Coen: The picture symbolizes that you cannot see everything but even the whole picture is only a fragment of what you can see. So there are a lot of layers and philosophical questions involved.

Cover art of The Quantum Enigma album (2014)

Guillaume: Is the cover by Stefan Heilemann?

Simone: Yes, that's him. He also did the artworks for "Requiem For The Indifferent", "Design Your Universe" and "The Divine Conspiracy".

Coen: We've worked with him since "The Divine Conspiracy", he's a great artist and we love his work.

Nicolas: "Kingdom Of Heaven" was one of the most emblematic songs from "Design Your Universe". You pretty much already answered that question but how did you decide to compose a sequel ("The Quantum Enigma - Kingdom Of Heaven II") 6 years after?

Simone: Topic wise, the quantum physics was already on "Design your universe" and it was Marc's main inspiration on this record lyrical wise. And the song itself also has the introduction by Tibetian Monks (the really low singing) and the lyrics are also about the questions of life. There's also the question of life and death but it's more the theme of "Sense without sanity".

Coen: It also works for "The Quantum Enigma". The songs talk about the same things. Fairly late at the end of the producing process, it was decided it would be called "Kingdom Of Heaven part 2". There's this connection with "Design Your Universe" because we feel that maybe it has more connection to "Design your universe" than to any other song on the album.

Nicolas: You like to end every album with a very long song. Some composers, like Tuomas Holopainen from Nightwish, find it easier to compose a long song (like Ghost Love Score or so) than trying to put everything they want in a 4 minutes song. What's easier for you? And what kind of song do you like to compose the most?

Coen: It depends. If you have a shorter song and you want to put everything in, that's very difficult. But if you have a long song and want to keep it interesting it's also difficult. There are pros and cons in composing all kinds of song. Sometimes you have to go for a song to be a song. Like beginning, middle, end and easy structure just because the song asks for it. And some parts like "The Quantum Enigma" just have to be longer. Even the verse and the chorus are already longer so eventually it builds up to be much more. But still I think about "The Quantum Enigma" as a song. It's ten minutes but it doesn't feel like ten minutes. Or "Consign To Oblivion" which is also ten minutes but it doesn't feel like it, it feels like 3 minutes. It's what I think music is as an art, it's a time art. You have to stretch the time or make the time more compact in a way to experience it. It's not premeditated, you don't sit down and say "i'm gonna write a short song", for me it doesn't work like that. We start to write and see where it ends!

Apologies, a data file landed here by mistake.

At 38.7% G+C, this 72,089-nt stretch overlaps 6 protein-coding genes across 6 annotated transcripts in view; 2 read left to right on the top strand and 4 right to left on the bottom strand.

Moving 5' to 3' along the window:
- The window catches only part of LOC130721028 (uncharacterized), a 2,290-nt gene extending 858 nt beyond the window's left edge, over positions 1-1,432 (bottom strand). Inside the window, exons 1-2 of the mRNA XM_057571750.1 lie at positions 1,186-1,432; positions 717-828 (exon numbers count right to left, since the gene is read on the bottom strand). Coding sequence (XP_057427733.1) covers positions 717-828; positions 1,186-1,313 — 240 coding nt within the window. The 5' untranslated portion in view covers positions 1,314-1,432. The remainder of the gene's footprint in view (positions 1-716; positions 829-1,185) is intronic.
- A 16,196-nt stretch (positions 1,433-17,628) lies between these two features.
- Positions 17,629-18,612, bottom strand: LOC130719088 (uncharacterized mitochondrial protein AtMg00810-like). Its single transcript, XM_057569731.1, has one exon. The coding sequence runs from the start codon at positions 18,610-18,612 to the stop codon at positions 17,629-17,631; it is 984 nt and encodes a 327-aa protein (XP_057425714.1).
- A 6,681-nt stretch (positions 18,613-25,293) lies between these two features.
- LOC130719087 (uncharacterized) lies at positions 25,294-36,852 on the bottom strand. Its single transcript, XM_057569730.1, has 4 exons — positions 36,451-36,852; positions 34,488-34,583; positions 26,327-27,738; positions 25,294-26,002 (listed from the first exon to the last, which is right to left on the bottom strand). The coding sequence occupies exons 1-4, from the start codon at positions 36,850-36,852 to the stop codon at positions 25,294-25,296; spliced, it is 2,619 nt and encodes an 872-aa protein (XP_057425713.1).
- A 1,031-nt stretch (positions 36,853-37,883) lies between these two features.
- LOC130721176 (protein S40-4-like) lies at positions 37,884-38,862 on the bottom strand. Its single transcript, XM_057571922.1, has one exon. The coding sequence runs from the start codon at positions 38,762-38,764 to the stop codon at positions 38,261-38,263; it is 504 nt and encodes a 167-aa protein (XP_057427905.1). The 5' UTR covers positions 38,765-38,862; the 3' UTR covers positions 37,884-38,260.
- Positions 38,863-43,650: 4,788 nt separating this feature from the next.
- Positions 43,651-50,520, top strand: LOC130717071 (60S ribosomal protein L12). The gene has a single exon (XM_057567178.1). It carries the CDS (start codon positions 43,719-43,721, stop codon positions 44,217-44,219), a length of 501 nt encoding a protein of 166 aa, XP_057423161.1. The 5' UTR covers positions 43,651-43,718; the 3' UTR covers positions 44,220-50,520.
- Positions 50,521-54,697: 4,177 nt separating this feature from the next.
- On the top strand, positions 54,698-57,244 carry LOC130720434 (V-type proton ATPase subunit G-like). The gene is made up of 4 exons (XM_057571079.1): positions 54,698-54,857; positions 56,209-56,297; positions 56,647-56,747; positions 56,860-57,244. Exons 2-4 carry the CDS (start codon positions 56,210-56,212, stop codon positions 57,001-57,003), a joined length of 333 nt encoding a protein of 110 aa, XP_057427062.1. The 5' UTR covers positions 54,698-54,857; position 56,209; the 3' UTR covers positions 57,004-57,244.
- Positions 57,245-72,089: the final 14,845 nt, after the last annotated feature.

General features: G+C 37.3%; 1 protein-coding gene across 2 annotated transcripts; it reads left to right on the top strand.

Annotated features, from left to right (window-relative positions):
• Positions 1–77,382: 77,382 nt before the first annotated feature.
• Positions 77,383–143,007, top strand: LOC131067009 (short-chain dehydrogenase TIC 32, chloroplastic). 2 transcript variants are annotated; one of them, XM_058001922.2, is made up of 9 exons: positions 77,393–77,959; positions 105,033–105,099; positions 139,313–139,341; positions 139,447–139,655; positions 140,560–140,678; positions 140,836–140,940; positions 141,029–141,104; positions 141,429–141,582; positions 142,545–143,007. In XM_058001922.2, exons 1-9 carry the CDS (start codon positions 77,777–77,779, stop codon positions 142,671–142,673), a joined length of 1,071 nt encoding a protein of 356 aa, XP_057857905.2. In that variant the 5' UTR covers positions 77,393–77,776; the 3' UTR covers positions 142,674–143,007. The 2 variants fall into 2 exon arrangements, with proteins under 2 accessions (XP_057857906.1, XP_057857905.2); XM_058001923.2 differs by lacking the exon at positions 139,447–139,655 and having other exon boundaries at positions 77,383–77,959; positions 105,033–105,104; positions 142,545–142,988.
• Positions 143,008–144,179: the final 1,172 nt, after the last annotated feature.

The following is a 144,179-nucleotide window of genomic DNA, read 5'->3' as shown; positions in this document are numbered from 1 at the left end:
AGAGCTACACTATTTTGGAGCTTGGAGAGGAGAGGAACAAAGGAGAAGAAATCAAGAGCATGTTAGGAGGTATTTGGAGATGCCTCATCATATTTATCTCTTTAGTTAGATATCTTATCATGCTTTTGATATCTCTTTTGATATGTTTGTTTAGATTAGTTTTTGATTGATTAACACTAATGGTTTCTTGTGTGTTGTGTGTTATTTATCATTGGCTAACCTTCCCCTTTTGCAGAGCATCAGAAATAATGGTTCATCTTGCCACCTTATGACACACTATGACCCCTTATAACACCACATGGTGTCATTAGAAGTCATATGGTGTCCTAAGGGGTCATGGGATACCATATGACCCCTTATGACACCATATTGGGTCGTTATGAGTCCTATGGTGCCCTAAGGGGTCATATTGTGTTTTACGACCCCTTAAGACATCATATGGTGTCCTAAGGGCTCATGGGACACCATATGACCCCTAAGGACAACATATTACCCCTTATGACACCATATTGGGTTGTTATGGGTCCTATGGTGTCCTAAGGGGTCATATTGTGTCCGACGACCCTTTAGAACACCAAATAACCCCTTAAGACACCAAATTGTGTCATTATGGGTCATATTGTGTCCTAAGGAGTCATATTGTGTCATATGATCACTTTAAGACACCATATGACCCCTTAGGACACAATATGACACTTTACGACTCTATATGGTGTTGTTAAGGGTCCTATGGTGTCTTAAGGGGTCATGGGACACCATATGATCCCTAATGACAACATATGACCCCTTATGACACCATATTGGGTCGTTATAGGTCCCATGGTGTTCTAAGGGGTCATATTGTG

Guillaume: We're both fans of the video game "World Of Warcraft", and the interlude, "The Fifth Guardian", reminds us of the music from "Mists Of Pandaria". Do you know this game?

Coen: No, I've never played "World of warcraft" but I know it's with the pandas right? I've played "Warcraft" back in the days but not the online thing!

Guillaume: How did you come to compose an "asian" interlude?

Coen: It started with Isaac composing "Chemical Insomnia" which has this theme in the chorus. And when he played it to me, we were on tour in Russia I think, it sounded asian, it had this asian key in it. So I thought we should do a massive intro for that song and make it asian. So it also wrote itself basically. If you want to go for an atmosphere like that, you've got to look for instruments that fit. And if you end up with an asian sounding interlude, I guess it will immediately remind you of a kungfu panda soundtrack or a world of warcraft soundtrack probably. You know it has this asian vibe because of the instrumentation and the harmonics and melody. And we're also big kungfu panda fans!

Second part of the documentary about the recording of The Quantum Enigma

Nicolas: The album lasts 70 minutes with 13 songs, but you're going to release 5 more bonus tracks in the several editions of the album. How did you make your choice between the ones you kept for the album and the ones you left as a bonus?